State v. Canola
73 N.J. 206, 374 A.2d 20 (1977)

  • Canola and a few other guys were robbing a store. The storeowner pulled out a gun and killed one of the robbers (Lloredo).
    • Lloredo the robbery shot the storeowner dead too.
  • Canola and the other two surviving robbers were arrested and charged with (among other things), felony murder.
    • Because Canola was committing a crime, he is culpable for any deaths that occurred in furtherance of that crime.
  • The Trial Court found the three guilty of felony murder for the death of the storeowner and the death of Lloredo, and sentenced them to 2 life sentences each. They appealed.
    • Canola et. al. argued that they shouldn’t be culpable for Lloredo’s death because he was a cofelon.
  • The Appellate Court upheld the conviction for the storeowner’s death, but dismissed the count for Lloredo’s death. The prosecutor appealed.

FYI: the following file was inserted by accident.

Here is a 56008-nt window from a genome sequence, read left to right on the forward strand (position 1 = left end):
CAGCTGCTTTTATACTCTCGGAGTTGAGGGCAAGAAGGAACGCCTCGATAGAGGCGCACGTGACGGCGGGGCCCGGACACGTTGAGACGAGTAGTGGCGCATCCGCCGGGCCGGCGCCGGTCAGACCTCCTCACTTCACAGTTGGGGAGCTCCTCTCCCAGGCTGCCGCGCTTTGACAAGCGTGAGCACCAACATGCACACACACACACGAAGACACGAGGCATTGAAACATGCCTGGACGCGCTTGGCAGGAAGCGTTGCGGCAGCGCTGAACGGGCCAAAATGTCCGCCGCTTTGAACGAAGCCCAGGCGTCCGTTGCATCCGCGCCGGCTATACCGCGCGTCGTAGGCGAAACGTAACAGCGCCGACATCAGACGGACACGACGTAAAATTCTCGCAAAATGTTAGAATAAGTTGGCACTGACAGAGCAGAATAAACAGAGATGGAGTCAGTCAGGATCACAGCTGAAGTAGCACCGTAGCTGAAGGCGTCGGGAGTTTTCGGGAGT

• The New Jersey Supreme Court affirmed and struck the conviction for Lloredo’s death.
    • The New Jersey Supreme Court looked to the historical common-law and found that traditionally, felony murder was limited to situations where the defendant or his confederate did the actual killing.
    • The Court looked to the Statute, which the found did not compel felony murder to be extended to situations where a third party did the killing.
  • In a concurrence, it was argued that the real issue was that the storeowner shooting Lloredo was a case of justifiable homicide and is therefore not a crime, so Canola can’t be punished for something that isn’t a crime.